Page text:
3 Key Overlooked Areas When Planning a Church Capital Campaign
A church can learn a lot from trends and experiences of other churches. Often, projects and their associated building fund program are hampered by common problems that were not addressed properly during the initial planning or on the back end during the building process and giving phase.
1. There is a lack of “buy in for the project.
Churches sometimes do not effectively gauge project support early in the process. Is there strong support for this project throughout the church? Has the need been communicated effectively so everyone understands? Lack of support is often a sign that the vision has simply not been effectively communicated.
Sometimes there is a lack of understanding in regard to the need for the project because leadership moves too fast or has not provided critical details in a timely manner. Has leadership gotten too far ahead of the process and the message? As a result, the church will not do nearly as well because people have not been properly informed regarding the project and are not ready to make a commitment.
Differentiate between lack of project support and lack of project understanding!
Does your church have a sufficient communication roll out plan to not only help your people understand the need but to act on it? Learn how to generate understanding and establish the need.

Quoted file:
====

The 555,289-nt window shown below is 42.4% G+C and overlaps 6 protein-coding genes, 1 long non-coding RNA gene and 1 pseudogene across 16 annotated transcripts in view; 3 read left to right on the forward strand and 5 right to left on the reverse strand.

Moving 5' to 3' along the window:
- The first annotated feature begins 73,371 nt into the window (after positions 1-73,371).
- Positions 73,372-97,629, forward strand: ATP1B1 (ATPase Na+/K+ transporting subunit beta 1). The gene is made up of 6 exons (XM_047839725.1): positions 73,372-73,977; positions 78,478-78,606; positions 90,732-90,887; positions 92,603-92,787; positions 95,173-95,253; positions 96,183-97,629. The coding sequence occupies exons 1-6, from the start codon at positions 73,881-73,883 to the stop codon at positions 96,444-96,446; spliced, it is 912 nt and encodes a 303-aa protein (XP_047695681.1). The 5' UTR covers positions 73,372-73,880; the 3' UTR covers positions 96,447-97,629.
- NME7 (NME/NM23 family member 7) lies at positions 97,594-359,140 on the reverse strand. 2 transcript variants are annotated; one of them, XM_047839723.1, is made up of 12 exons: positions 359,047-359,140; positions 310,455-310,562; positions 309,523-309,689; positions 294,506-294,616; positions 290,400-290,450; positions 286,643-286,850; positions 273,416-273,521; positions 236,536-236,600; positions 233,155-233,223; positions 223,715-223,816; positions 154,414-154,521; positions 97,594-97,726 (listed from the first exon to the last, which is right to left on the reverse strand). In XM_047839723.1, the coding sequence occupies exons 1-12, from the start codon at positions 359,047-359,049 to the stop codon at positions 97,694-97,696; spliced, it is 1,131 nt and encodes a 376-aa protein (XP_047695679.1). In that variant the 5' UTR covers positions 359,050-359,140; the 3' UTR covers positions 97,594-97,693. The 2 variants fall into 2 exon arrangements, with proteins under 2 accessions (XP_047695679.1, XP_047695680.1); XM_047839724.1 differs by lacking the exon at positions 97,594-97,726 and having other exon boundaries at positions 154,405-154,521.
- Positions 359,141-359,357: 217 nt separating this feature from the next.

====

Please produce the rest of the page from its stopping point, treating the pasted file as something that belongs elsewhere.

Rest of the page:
2. Possibly the biggest mistake made by churches is a failure to engage the entire church.
The average internal church capital campaign only reaches 15% to 20% of church families. As a result, the church will not perform nearly as well because most of their households have not been properly prepared for what is occurring. Does your church have a plan to maximize participation? Learn how to think in terms of broader participation.
3. Sadly, there can be incredible support for the project, but expectations have not been communicated adequately to the church members.
Members need to know “What will it take to get this done?”. Simply put, many may be open and willing to help but may not even know what you are asking them specifically to do. Connecting the need with a personalized call to action is essential. Without managing expectations, giving can be deficient and results lacking. In many members minds, you haven’t helped them understand what level of support is needed to make this dream a reality. Good communication can mean the difference between a person giving a one-time gift of $500 or a 3-year gift of $8,000. Do your people understand what it will take as a church body to accomplish this goal? Learn how to communicate expectations.